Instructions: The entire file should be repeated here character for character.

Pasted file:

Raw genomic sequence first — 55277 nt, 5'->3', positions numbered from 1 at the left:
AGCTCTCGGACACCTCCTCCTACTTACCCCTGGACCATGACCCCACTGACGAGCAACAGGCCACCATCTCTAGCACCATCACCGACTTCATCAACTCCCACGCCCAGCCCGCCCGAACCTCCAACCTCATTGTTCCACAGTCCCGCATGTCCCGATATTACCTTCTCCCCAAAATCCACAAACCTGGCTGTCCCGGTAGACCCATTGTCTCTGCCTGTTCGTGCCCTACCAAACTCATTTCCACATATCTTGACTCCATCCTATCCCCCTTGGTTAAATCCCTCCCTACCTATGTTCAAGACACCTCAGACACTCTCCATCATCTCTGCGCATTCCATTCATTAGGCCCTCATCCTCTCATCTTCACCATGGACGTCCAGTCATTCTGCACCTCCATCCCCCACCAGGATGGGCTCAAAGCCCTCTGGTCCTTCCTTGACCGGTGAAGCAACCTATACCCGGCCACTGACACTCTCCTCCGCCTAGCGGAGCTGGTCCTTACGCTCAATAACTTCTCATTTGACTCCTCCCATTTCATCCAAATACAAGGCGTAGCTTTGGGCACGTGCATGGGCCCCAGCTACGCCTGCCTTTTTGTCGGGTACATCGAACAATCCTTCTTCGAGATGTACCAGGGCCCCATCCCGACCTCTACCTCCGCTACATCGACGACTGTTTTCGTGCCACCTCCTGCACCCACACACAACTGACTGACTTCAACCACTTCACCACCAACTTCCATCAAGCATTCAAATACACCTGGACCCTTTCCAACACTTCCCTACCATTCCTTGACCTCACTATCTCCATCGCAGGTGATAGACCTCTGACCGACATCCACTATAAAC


Raw genomic sequence first — 55277 nt, 5'->3', positions numbered from 1 at the left:
AGCTCTCGGACACCTCCTCCTACTTACCCCTGGACCATGACCCCACTGACGAGCAACAGGCCACCATCTCTAGCACCATCACCGACTTCATCAACTCCCACGCCCAGCCCGCCCGAACCTCCAACCTCATTGTTCCACAGTCCCGCATGTCCCGATATTACCTTCTCCCCAAAATCCACAAACCTGGCTGTCCCGGTAGACCCATTGTCTCTGCCTGTTCGTGCCCTACCAAACTCATTTCCACATATCTTGACTCCATCCTATCCCCCTTGGTTAAATCCCTCCCTACCTATGTTCAAGACACCTCAGACACTCTCCATCATCTCTGCGCATTCCATTCATTAGGCCCTCATCCTCTCATCTTCACCATGGACGTCCAGTCATTCTGCACCTCCATCCCCCACCAGGATGGGCTCAAAGCCCTCTGGTCCTTCCTTGACCGGTGAAGCAACCTATACCCGGCCACTGACACTCTCCTCCGCCTAGCGGAGCTGGTCCTTACGCTCAATAACTTCTCATTTGACTCCTCCCATTTCATCCAAATACAAGGCGTAGCTTTGGGCACGTGCATGGGCCCCAGCTACGCCTGCCTTTTTGTCGGGTACATCGAACAATCCTTCTTCGAGATGTACCAGGGCCCCATCCCGACCTCTACCTCCGCTACATCGACGACTGTTTTCGTGCCACCTCCTGCACCCACACACAACTGACTGACTTCAACCACTTCACCACCAACTTCCATCAAGCATTCAAATACACCTGGACCCTTTCCAACACTTCCCTACCATTCCTTGACCTCACTATCTCCATCGCAGGTGATAGACCTCTGACCGACATCCACTATAAAC